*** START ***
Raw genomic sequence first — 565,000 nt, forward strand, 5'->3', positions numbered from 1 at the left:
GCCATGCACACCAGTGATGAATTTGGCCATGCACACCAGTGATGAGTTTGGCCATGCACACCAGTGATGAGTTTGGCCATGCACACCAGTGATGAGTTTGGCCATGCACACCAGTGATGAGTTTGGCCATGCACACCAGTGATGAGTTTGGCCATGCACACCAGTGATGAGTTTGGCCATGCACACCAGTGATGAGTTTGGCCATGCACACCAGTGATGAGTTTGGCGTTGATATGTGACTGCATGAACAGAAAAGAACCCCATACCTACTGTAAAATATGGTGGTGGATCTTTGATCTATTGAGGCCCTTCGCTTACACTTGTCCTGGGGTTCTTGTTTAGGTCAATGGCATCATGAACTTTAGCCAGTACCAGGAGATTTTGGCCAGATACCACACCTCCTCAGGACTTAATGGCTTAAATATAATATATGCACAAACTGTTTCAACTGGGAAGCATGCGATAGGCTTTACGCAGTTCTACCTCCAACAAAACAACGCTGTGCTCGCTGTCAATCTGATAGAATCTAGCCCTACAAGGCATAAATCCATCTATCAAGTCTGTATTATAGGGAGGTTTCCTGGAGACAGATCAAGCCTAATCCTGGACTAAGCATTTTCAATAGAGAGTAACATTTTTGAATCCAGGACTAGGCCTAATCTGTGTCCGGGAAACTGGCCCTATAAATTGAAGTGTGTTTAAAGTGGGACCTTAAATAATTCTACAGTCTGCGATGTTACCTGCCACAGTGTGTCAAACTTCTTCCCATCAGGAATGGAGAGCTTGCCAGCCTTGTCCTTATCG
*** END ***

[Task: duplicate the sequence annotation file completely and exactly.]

Raw genomic sequence first — 565,000 nt, forward strand, 5'->3', positions numbered from 1 at the left:
GCCATGCACACCAGTGATGAATTTGGCCATGCACACCAGTGATGAGTTTGGCCATGCACACCAGTGATGAGTTTGGCCATGCACACCAGTGATGAGTTTGGCCATGCACACCAGTGATGAGTTTGGCCATGCACACCAGTGATGAGTTTGGCCATGCACACCAGTGATGAGTTTGGCCATGCACACCAGTGATGAGTTTGGCCATGCACACCAGTGATGAGTTTGGCGTTGATATGTGACTGCATGAACAGAAAAGAACCCCATACCTACTGTAAAATATGGTGGTGGATCTTTGATCTATTGAGGCCCTTCGCTTACACTTGTCCTGGGGTTCTTGTTTAGGTCAATGGCATCATGAACTTTAGCCAGTACCAGGAGATTTTGGCCAGATACCACACCTCCTCAGGACTTAATGGCTTAAATATAATATATGCACAAACTGTTTCAACTGGGAAGCATGCGATAGGCTTTACGCAGTTCTACCTCCAACAAAACAACGCTGTGCTCGCTGTCAATCTGATAGAATCTAGCCCTACAAGGCATAAATCCATCTATCAAGTCTGTATTATAGGGAGGTTTCCTGGAGACAGATCAAGCCTAATCCTGGACTAAGCATTTTCAATAGAGAGTAACATTTTTGAATCCAGGACTAGGCCTAATCTGTGTCCGGGAAACTGGCCCTATAAATTGAAGTGTGTTTAAAGTGGGACCTTAAATAATTCTACAGTCTGCGATGTTACCTGCCACAGTGTGTCAAACTTCTTCCCATCAGGAATGGAGAGCTTGCCAGCCTTGTCCTTATCG